'Bending Tree'  © Denise Bush
‘Bending Tree’ © Denise Bush
'Field Of Phlox'  © Denise Bush
‘Field Of Phlox’ © Denise Bush
'Little Red Barn'  © Denise Bush
‘Little Red Barn’ © Denise Bush
'Phlox Beside The Barn'  © Denise Bush
‘Phlox Beside The Barn’ © Denise Bush
'Posted'  © Denise Bush
‘Posted’ © Denise Bush
'Cold Springs Hotel Windows'  © Denise Bush
‘Cold Springs Hotel Windows’ © Denise Bush
'Sunset Silhouette'  © Denise Bush
‘Sunset Silhouette’ © Denise Bush


I thought I’d follow up the MACRO Photography & The Natural World workshop I co-presented on June 15th with more macro images. These images were captured this spring and are all from the natural world. Here are 10 of the tips that participants learned:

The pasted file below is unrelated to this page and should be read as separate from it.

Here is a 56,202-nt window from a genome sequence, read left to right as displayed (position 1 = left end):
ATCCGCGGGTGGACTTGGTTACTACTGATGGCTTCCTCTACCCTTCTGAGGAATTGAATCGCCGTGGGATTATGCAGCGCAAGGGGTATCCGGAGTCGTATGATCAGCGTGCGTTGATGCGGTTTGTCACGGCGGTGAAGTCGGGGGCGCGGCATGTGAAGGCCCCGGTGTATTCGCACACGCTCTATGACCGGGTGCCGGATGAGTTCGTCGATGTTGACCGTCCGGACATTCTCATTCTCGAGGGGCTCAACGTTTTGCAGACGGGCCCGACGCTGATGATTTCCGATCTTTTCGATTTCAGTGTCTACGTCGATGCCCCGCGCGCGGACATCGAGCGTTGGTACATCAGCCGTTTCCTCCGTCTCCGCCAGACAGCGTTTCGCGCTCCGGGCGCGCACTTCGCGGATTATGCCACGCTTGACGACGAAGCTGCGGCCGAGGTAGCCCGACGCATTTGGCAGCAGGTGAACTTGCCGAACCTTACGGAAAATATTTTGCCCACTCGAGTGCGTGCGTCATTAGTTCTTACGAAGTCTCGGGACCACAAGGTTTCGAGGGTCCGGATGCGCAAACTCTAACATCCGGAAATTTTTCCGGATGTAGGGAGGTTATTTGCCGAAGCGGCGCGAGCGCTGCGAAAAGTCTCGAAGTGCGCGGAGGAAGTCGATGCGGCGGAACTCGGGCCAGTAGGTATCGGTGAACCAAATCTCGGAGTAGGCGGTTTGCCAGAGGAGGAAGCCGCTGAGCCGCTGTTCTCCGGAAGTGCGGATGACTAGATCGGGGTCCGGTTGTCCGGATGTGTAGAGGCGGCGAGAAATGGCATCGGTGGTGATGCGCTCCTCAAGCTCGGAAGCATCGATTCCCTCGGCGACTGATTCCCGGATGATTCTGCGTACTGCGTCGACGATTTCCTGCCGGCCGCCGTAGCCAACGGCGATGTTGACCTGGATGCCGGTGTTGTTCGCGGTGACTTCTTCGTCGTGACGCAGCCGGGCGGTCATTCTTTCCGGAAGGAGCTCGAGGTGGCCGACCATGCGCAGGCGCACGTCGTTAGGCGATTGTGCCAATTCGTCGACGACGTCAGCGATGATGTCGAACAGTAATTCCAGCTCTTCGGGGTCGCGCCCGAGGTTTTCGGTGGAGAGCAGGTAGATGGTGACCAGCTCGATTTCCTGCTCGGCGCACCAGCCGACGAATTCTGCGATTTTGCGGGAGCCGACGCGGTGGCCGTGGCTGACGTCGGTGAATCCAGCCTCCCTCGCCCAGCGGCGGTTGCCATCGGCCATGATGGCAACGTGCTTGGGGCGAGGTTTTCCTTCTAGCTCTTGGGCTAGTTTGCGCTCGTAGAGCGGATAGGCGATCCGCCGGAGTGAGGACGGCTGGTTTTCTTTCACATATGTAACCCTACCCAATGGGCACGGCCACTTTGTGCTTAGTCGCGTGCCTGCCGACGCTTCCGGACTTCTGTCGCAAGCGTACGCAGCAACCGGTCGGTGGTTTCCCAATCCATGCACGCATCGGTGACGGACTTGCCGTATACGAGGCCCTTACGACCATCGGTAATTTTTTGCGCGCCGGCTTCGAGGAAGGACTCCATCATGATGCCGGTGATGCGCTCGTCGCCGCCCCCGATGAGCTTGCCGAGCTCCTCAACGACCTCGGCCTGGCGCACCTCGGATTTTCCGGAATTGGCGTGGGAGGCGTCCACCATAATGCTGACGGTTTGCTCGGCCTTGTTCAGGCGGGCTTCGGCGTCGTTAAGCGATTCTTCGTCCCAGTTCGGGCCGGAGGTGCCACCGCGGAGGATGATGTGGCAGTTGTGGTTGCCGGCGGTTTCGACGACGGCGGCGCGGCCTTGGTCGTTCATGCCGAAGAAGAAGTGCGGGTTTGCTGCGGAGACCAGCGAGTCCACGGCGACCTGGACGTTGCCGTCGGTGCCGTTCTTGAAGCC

1. Macro images require that your chosen center of interest be very sharp. Always use a tripod (or other support).
  2. Use live view if you have it and mirror lock-up if you don’t to eliminate camera vibration caused by the mirror flipping up.
  3. Use live view’s magnification and manual focus to insure your focus is as sharp as can be.
  4. While watching your subject in live view, wait until it is perfectly still before releasing the shutter using a cable release or remote trigger.
  5. Avoid busy backgrounds that compete with your subject by changing your position or using a shallow depth of field.
  6. Consider bracketing your f-stops (aperture) for a choice of varying depth of field and backgrounds when you process the images.
  7. Compose in camera whenever possible for the best quality and detail … and to make full use of your camera’s capability.
  8. Choose a camera angle that parallels the same plane as the subject.